California Girl Goes to Italy: Italian Coffee Culture

  • Melissa Vogt

  • 25 Jan 2017 | Travel

My love for coffee began when I was just a little girl, watching my Italian grandfather drink several cups a day, and continued as I became an adolescent and spent time writing in coffee shops. I’ve never looked back and to this day, I am a self-avowed coffee addict. I always knew my love for coffee and connection to this sacred beverage felt tied to my Italian heritage, but until I visited Italy, I didn’t fully understand why. In Italy, coffee is not a beverage, but a way of life. It is just about what’s inside the cup as much as it is about the experience of drinking it.

I was shocked by the vast amount of differences between coffee culture in Italy versus here in the US. In Italy, coffee is not coffee—it is pure espresso and/or espresso beverages like a cappuccino or macchiato. And if you’ve ever tasted a cappuccino or macchiato from Italy, then you know their authenticity is hard to replicate here in the US. The espresso, too, is better than what we have here. It’s not bitter at all, but instead subtly sweet with just the right amount of roasted flavor. Not a single espresso, cappuccino nor macchiato that I had on my trip tasted like it was made from over-roasted coffee beans—and trust me, I had more than my fair share. Every beverage tasted like the best espresso I ever had.
Macchiato al banco.

When you order your cappuccino or espresso, there are two ways to do it in Italy: al banco or al tavolo, which translates to “at the bar” and “at the table” respectively. When you order al banco, beverages are priced at the ridiculously affordable cost of 1 Euro ($1.06 USD)—even for cappuccinos, which typically cost $4+ in the US!—and it means you will enjoy your beverage standing at the coffee bar. Generally speaking, al tavolo prices are doubled at the still affordable price tag of 2 Euros. In that scenario, you sit at the table and wait for the barista to come take your order (although not all cafés have tables to sit at). In both instances, you don’t pay until after you have enjoyed your beverage. Yes, that’s right. Italians prefer for you to enjoy your coffee, take your time and then pay when you are ready to leave. It changes the whole experience for the better.
Cappuccino | Espresso | Macchiato

Another major difference that I noticed in cafés is that people in Italy do not go to there to work, but rather to visit with friends, family or loved ones, or simply just to enjoy a beverage and relax. But seriously, no one works. I did not see one person sitting in a café writing, on their phone or on their laptop. Cafés are a sacred place where people are required to enjoy their beverages and spend time with the person they are with, to take in the experience rather than to turn it into a moment of work productivity. This was eye-opening for me. I feel like I will never look at a coffee shops in the US the same way again. Far too often Americans are caught working in coffee shops, and I am definitely guilty of this, treating them like a second office. It seems to me that Italians have it right: cafés should be a place of respite and pleasure, a place for conversation and experience. Dually noted.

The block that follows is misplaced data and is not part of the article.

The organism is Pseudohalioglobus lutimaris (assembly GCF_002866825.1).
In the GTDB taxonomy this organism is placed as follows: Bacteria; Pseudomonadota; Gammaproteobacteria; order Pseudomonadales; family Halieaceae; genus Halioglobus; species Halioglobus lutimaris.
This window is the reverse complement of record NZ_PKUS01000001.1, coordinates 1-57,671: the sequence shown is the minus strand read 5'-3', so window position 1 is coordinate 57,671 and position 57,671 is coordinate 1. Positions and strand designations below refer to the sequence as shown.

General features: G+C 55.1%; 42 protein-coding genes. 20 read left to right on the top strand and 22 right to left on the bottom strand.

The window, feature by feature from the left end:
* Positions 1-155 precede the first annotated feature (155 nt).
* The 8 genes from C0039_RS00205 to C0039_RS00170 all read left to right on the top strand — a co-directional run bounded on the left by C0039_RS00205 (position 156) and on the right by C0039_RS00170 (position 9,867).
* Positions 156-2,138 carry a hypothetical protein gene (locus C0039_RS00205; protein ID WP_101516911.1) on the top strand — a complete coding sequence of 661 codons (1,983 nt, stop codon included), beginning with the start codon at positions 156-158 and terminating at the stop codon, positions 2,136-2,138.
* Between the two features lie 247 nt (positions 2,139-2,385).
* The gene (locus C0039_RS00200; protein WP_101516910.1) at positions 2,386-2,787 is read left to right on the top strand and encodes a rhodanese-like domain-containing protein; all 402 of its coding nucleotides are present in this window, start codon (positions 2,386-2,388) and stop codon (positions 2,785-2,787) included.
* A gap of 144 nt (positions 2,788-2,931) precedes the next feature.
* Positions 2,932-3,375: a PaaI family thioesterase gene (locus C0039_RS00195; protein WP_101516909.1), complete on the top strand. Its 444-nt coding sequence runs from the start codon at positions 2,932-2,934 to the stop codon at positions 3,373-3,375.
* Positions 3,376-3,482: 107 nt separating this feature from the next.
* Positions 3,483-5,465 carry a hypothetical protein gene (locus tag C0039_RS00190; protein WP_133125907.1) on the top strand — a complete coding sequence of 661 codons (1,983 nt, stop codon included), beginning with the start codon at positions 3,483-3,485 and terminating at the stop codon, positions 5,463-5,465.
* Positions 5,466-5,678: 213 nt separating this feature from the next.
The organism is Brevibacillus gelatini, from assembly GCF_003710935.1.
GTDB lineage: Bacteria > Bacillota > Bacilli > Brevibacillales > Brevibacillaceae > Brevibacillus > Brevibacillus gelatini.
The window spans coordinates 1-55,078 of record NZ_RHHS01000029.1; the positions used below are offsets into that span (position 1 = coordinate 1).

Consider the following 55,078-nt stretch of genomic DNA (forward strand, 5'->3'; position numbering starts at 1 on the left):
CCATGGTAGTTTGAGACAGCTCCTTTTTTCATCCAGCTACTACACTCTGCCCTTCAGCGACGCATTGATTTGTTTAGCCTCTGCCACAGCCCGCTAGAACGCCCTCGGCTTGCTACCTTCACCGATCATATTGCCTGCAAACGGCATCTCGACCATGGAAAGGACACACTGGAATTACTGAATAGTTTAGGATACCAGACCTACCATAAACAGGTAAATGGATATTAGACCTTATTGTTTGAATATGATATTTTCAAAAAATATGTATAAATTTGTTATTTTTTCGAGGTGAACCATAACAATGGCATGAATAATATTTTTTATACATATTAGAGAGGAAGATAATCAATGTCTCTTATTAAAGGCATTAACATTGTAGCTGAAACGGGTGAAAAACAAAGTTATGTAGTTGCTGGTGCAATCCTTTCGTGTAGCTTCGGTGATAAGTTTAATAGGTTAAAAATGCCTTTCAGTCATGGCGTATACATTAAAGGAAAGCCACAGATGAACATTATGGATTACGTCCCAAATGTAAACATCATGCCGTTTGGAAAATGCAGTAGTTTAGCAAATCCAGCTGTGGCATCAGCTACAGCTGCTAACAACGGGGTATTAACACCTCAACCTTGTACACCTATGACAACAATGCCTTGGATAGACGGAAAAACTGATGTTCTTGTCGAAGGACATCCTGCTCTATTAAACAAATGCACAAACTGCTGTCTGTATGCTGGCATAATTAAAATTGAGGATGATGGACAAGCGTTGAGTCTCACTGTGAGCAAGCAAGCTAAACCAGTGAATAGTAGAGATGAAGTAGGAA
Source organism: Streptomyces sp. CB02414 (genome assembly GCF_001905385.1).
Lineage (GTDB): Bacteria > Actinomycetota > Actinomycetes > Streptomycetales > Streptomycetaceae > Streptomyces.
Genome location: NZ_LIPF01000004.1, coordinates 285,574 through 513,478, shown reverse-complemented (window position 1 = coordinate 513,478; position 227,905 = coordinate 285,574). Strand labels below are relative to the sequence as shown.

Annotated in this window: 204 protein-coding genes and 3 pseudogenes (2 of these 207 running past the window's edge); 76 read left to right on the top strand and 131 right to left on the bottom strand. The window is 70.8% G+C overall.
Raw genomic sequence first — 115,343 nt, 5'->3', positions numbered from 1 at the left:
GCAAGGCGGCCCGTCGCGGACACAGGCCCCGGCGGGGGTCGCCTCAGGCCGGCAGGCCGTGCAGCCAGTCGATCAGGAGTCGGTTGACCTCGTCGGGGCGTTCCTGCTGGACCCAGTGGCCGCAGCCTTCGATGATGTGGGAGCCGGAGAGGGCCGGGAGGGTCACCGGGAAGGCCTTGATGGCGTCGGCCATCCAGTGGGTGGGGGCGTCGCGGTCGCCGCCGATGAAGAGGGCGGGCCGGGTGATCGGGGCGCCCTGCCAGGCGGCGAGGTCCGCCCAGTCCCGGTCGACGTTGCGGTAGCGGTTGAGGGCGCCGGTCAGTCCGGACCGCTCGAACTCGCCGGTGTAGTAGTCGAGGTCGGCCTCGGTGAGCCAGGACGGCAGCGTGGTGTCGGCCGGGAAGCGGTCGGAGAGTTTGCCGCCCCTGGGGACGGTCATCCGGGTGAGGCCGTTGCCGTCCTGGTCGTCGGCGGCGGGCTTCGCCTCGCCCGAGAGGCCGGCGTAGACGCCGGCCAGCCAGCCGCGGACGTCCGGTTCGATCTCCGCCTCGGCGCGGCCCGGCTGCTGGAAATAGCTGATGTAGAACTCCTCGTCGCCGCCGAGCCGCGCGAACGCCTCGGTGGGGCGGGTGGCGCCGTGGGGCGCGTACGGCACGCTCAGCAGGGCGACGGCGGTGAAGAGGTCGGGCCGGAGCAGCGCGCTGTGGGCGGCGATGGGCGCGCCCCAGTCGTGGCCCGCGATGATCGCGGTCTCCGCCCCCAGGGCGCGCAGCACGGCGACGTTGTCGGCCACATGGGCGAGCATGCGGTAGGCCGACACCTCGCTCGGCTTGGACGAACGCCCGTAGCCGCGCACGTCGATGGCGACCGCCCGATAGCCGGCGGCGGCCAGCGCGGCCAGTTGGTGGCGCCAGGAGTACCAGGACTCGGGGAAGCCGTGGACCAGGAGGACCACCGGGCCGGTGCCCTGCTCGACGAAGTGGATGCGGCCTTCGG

A few snapshots of the many times I indulged in espresso in Italy.

The thing I loved the most about Italian coffee culture is how frequently they visit cafés and just how much espresso they really drink. The stereotype is true! Italians love their coffee. There is almost never a time when a café is empty—someone is undoubtedly enjoying espresso at every moment. While there, I was happy to partake in the multiple times a day ritual of fueling up with espresso. And each time, I savored the flavor and enjoyed the experience of chatting with my husband (and not working!).

One final note about Italian coffee culture that I feel is important to make is the fact that Italian cafés do not do to-go coffee. There is no such thing as ordering a drink to take with you. They do not have the mounds of paper cups, plastic lids and cardboard sleeves that you see stacked a mile high in US coffee shops. To me, this felt like a very distinct difference between the Italian and US coffee cultures. In the US, we almost always order our coffee to go and enjoy it as an afterthought while we are en route to somewhere else to inevitably do something more important. But in Italy, there is no such thing as taking your espresso or cappuccino to go; the only way you can enjoy it is by staying in the café. This really embodies the entire Italian way of life: no one is in a hurry and everyone takes the time to experience each moment for what it is.

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